CBS once had a president, who, in what he did and said, publicly distanced himself from CBS’ history.
He was only here for two yearsbefore he had to find a job somewhere else that made sense to him. The leader who turns his back on history, turns his back on the staffwho in fact are bearers of the history that is being ignored or shut out from leadership.
Above is an example of a small story, which uses observations of a historical course of events to make sense of what it means to lead someone. In light of this example, it is not only interesting to share the small stories, but also to try to learn what the story in fact is about, why you remember it so clearly, and the point it may form the basis of.
Therefore we invite everybody who is affiliated with CBS to share their small stories. We all possess a fauna of anecdotal material to contribute and to publish in a carefree, honest, and thought-provoking form. In this way, we can create an abundant collection of stories, which can be combined and interpreted in colourful constructions and notions of patterns and correlations. As psychologists would say, it is never too late to have a happy childhood – or in the words of David Bowie:
“You have to make the past part of your personality”.
CBS has a storytelling culture – we make sense of and across stories, which may bring an experience of a strong and healthy ‘childhood’. We want to be able to reflect ourselves in cheerful/sad/edifying/challenging/problematic/heroic anecdotes, which all offer a solid basis for our own – and CBS’ further development.
Let me conclude by sharing a small story, which took place before the turn of the millennium:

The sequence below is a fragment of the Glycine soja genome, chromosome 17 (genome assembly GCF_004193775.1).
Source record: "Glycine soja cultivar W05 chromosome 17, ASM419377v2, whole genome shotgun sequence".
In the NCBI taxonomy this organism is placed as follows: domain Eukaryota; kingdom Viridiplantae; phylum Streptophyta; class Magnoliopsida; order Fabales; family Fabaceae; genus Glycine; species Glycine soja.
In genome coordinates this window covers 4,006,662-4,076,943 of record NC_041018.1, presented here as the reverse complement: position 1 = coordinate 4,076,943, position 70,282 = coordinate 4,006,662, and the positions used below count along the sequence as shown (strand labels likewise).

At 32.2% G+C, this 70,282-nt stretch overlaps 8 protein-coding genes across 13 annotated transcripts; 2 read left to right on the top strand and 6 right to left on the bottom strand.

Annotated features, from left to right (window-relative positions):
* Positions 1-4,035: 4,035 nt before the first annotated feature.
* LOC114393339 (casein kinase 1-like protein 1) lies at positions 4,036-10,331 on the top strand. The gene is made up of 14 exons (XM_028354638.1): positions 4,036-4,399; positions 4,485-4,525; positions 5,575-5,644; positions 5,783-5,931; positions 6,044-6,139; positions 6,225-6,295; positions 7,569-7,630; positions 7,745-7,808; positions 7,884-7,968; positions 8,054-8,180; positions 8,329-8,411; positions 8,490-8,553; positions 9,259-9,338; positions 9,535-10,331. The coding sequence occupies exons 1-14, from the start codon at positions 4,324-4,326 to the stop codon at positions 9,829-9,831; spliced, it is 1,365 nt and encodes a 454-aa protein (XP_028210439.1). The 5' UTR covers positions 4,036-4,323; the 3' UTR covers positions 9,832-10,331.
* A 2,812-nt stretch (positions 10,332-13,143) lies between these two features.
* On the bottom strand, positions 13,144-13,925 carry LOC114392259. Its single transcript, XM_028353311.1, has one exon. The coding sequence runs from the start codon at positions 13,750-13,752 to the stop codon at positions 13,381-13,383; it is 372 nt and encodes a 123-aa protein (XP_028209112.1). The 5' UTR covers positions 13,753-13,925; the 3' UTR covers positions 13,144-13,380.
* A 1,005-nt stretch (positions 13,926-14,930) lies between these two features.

The President of CBS had opened a wide-ranging debate about how CBS was to be organised in the future. A number of working groups with different mandates had been set up to establish broad and nuanced material, on the basis of whicha new structure could be discussed and decided. As soon as the working groups had finished their work and written their reports, CBS organised a large faculty conference to present the material to more than a hundred employees. The day included both group discussions and presentations and finally, the Presidenttook the floor and briefly and objectively described the impact of the tremendous efforts made by the working groups and the groups who had discussed the material as part of the faculty conference programme. He then looked at the audience and ascertained: “In my opinion, CBS should maintain the current organisational structure. After this day, we are now able to do it on a well-informed basis!”
I am certain that this story has been interpreted in many different ways. I am certain that there are numerous things to learn from this story… and that is exactly my point:
If we share our stories, we get something to talk about, which might even make a difference.
Kreiner, K & March, J.G. (2009): Heroes and History at CBS. In The distinctiveness of Diversity (eds. Molin, J & Irwin, A. G.) Copenhagen: Samfundslitteratur (41-57)
Seaman Jr., J.T. & Smith, G.D. (2012): Your Company’s History as a Leadership Tool. In Harvard Business Review. December 2012 (45-52)